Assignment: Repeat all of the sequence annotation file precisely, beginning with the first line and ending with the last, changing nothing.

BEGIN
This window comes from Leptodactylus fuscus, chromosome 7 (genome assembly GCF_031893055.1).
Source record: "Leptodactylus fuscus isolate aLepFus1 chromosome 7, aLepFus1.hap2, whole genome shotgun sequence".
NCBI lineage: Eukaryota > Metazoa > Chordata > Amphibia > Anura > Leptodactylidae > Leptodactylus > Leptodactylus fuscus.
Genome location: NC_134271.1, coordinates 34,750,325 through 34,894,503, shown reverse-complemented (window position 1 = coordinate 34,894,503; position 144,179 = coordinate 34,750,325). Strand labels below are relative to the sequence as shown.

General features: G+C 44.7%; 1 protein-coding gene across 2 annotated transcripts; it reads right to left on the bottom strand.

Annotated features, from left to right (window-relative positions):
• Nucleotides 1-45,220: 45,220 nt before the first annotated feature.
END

This window comes from Leptodactylus fuscus, chromosome 7 (genome assembly GCF_031893055.1).
Source record: "Leptodactylus fuscus isolate aLepFus1 chromosome 7, aLepFus1.hap2, whole genome shotgun sequence".
NCBI lineage: Eukaryota > Metazoa > Chordata > Amphibia > Anura > Leptodactylidae > Leptodactylus > Leptodactylus fuscus.
Genome location: NC_134271.1, coordinates 34,750,325 through 34,894,503, shown reverse-complemented (window position 1 = coordinate 34,894,503; position 144,179 = coordinate 34,750,325). Strand labels below are relative to the sequence as shown.

General features: G+C 44.7%; 1 protein-coding gene across 2 annotated transcripts; it reads right to left on the bottom strand.

Annotated features, from left to right (window-relative positions):
• Nucleotides 1-45,220: 45,220 nt before the first annotated feature.